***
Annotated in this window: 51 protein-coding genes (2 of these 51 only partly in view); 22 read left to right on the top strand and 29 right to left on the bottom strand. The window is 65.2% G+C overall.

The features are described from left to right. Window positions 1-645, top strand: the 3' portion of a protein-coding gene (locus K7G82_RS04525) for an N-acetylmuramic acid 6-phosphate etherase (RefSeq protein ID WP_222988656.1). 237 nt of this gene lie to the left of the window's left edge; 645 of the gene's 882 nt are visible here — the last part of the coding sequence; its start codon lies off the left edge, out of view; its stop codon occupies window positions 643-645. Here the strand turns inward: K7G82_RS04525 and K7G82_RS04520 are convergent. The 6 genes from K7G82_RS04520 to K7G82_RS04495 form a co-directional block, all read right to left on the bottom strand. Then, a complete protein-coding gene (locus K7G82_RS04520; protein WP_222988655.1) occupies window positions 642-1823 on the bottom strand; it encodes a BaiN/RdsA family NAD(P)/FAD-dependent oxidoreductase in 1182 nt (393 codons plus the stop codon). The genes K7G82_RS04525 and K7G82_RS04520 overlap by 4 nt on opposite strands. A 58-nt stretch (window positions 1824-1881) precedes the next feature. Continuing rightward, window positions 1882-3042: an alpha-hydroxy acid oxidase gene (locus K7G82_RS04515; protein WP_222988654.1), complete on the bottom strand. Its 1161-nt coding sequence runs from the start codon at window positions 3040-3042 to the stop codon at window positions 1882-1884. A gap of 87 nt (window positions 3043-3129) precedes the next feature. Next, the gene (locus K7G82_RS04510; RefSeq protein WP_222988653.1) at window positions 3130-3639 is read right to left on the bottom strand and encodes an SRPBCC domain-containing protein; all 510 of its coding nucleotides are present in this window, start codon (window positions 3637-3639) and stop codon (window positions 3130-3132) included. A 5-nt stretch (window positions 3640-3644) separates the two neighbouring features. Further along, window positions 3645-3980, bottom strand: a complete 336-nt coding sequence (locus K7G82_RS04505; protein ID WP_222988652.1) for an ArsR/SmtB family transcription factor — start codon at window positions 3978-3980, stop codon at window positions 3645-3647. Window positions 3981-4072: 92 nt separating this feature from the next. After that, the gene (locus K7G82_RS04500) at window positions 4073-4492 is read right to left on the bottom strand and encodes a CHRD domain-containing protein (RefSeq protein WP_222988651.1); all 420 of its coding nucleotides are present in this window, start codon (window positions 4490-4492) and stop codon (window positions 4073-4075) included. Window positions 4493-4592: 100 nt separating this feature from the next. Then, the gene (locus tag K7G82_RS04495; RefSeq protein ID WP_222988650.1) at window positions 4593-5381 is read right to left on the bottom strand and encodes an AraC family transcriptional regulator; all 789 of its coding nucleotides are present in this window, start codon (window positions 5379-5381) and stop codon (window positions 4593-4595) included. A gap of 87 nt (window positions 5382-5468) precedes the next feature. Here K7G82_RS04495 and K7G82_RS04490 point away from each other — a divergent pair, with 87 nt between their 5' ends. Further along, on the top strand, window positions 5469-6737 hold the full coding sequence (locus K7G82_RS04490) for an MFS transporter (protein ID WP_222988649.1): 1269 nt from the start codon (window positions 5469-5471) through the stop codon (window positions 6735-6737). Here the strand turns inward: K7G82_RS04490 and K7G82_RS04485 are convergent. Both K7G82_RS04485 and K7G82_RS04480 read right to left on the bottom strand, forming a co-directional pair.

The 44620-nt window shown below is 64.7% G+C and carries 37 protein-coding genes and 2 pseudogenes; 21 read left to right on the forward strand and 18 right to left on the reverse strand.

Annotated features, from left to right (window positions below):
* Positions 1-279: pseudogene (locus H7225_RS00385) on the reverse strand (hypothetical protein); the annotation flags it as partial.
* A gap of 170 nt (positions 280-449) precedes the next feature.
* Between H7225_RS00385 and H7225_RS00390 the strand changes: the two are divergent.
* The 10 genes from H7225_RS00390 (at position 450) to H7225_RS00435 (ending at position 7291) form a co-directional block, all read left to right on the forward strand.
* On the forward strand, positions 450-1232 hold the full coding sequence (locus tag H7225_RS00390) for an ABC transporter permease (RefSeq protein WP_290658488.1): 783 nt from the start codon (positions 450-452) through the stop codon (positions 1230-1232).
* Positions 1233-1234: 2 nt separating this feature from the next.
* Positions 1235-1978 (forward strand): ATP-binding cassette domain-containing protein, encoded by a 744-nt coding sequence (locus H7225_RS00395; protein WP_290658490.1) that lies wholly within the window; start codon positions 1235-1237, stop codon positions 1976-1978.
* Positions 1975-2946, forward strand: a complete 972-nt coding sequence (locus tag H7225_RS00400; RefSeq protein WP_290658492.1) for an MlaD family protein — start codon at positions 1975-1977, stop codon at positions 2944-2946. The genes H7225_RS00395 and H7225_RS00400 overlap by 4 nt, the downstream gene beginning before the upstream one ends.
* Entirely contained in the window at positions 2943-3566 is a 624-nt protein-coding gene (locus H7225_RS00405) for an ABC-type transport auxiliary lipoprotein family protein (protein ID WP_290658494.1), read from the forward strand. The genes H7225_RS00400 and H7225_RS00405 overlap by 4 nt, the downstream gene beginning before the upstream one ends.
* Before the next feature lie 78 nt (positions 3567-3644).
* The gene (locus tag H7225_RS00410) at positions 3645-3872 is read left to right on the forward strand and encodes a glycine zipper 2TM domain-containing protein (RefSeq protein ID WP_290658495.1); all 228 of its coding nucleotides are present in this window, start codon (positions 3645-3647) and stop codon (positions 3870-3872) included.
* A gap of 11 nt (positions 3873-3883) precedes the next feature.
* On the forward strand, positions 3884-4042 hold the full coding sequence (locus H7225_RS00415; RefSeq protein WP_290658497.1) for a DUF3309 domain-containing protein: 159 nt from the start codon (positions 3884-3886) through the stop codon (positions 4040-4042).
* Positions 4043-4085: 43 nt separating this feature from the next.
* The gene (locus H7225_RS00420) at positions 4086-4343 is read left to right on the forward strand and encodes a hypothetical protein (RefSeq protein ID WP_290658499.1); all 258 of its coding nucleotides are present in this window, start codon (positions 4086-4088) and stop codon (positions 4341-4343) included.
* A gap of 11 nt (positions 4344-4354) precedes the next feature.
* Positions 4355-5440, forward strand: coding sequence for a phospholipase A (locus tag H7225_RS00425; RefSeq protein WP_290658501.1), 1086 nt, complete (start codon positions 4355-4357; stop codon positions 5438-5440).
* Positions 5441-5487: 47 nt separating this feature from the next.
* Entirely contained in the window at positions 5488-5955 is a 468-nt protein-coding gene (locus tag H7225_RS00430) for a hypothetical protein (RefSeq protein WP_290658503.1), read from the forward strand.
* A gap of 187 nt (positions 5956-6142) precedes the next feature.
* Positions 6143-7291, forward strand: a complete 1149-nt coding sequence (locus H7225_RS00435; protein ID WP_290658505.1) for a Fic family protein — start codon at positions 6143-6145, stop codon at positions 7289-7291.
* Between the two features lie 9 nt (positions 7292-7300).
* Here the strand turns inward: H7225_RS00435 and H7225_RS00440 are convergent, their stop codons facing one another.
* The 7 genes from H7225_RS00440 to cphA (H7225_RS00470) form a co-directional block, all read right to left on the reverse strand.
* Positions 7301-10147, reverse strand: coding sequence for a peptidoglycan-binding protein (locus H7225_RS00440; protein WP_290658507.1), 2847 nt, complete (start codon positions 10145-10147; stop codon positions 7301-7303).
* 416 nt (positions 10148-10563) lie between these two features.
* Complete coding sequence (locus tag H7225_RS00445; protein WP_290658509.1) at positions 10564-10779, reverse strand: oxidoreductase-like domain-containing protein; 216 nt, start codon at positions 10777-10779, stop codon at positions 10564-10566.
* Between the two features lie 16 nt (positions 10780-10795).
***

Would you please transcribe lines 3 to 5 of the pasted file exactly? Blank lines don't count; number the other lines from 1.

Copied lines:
The 44620-nt window shown below is 64.7% G+C and carries 37 protein-coding genes and 2 pseudogenes; 21 read left to right on the forward strand and 18 right to left on the reverse strand.

Annotated features, from left to right (window positions below):
* Positions 1-279: pseudogene (locus H7225_RS00385) on the reverse strand (hypothetical protein); the annotation flags it as partial.